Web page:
The Younger Man

Sharon Gale

When I moved to Sun Lakes, the women I met always had to ask three questions: “Where are you from?” “Are you married?” “How long have you been married?” Following the social norm, I found myself asking the same questions to women I met for the first time.

The answers were interesting but rather boring after a while, so I thought to add just a little twist to my answer. After the question, “Are you married?” I would add “I married a younger man.” Then I would have to add, “You know, second marriage.”

The expression on the new friend’s face would be pleasant, and then she would ask, “Oh, how much younger?” I then said, “five years.” The answer to that was, “Oh, that’s not very much.” I agreed.

My first husband, as many of his doctor friends did, for the second marriage, married someone 15 years younger. That seemed to be standard for second marriages, and mine didn’t even come close.

The first time I met the “younger man,” he was in full dress military uniform, was 37 years old, and looked like a kid dressed for a costume party. I was 42, divorced with teenage children, teaching school, and doing quite well on my own. It took this young man two weeks to call me for a date. Our first date was a true experience as my son and daughter waited anxiously for him to come to pick me up. When he drove into the driveway, there were “oohs and aahs” from them, because he picked me up in a silver Corvette! We decided to date, travel, have fun in whatever spare time we had, and to never get married again.

This man was honest, giving, and fun. He actually listened to an “older” woman’s ideas and experiences in life and tolerated my growing children. Military orders were thrust into these good times, and off he went to Korea. I didn’t quite know how to handle this, so I called a meeting. You know, the kind that ask questions more than answer them. We drove up to the top of a mountain above my school, and I asked him point blank: “What am I to do when you are gone for a year?” His answer was to the point and not too emotional when he said, “I can’t make a commitment now.” I returned by saying, “You are young enough to get married and have your own family, so I understand.” With that, the older woman said to herself, “Well, so much for that!”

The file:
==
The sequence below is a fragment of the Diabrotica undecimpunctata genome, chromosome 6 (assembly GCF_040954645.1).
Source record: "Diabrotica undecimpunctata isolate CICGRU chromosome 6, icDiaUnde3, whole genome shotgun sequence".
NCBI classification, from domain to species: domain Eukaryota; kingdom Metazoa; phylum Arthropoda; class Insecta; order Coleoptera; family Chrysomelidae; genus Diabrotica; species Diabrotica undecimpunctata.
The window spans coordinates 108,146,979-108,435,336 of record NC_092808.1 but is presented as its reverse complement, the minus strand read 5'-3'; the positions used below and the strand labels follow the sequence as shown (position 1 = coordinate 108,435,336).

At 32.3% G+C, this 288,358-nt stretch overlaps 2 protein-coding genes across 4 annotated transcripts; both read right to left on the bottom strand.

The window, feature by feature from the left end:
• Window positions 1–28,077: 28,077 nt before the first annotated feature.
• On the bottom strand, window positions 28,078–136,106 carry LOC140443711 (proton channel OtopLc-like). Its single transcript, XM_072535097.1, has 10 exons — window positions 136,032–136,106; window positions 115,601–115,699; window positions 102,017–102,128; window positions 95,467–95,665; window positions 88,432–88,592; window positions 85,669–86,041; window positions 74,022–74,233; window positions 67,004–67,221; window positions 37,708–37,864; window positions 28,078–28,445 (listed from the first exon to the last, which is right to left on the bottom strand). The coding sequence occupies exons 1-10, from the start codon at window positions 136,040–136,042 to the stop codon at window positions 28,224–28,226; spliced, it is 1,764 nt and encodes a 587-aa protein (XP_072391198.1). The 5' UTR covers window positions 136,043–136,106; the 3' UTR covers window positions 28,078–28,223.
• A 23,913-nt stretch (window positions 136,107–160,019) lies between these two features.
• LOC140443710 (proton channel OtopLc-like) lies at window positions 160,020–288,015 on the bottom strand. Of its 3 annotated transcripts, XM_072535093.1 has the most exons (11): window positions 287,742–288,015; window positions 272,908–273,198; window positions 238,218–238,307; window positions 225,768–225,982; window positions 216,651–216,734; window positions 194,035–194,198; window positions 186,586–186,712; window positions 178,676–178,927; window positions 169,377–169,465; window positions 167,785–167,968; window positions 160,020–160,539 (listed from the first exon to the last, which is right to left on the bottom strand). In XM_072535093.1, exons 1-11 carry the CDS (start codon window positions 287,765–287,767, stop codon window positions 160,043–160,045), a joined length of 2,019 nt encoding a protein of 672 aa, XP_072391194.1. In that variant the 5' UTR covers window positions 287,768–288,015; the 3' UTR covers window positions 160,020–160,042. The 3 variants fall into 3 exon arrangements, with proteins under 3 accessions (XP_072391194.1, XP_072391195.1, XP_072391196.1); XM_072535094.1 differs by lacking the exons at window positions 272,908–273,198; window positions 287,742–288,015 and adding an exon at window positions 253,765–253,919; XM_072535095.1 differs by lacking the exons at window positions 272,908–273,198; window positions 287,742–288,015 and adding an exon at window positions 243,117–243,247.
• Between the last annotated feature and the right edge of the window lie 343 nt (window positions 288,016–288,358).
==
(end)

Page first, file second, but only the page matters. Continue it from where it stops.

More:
As the days dragged on, there were several phone calls across the Pacific keeping up with activities and friends. However, one day a phone call came, and he was back in Houston where his parents lived. He was on emergency leave, because his father had passed away unexpectedly. After he helped his mother get situated and had her health issues taken care of, he went back to Korea. The next phone call was to him from me. My father had passed away. My mother had passed away five years earlier, and as the only child, I had all the responsibilities of the aftermath. Our phone calls were costing hundreds of dollars, as I needed his help with my father’s estate. The “younger man” was much more knowledgeable than I in such matters.

The next phone call was from the younger man and, again, it was from Houston. He was again on emergency leave, because his mother had passed away. Eventually, after all the correct issues of life were taken care of, he came back to me. After talking about our families and the good memories we had both had, we went out to dinner.

Our favorite restaurant was a steakhouse, and it seated very few people. We sat at a table in the middle and had a glass of wine. The place was noisy but, somehow, I heard his words to me very clearly. He said, “We have been through a lot and I know this isn’t very romantic (as he pulled a black box out of his jacket) but let’s get married!” The whole place became quiet as they heard me scream, “YES!”

We have been married 36 years, traveled around the world, enjoyed my/our children and our grandchildren. Now we have been enjoying retirement for 20 years in a wonderful community full of truly interesting and friendly people. Whatever age difference that there was 39 years ago when we first started dating doesn’t make any difference. Life and love, and I have to add trust, mean everything. I am so lucky to be the older woman that met a younger man.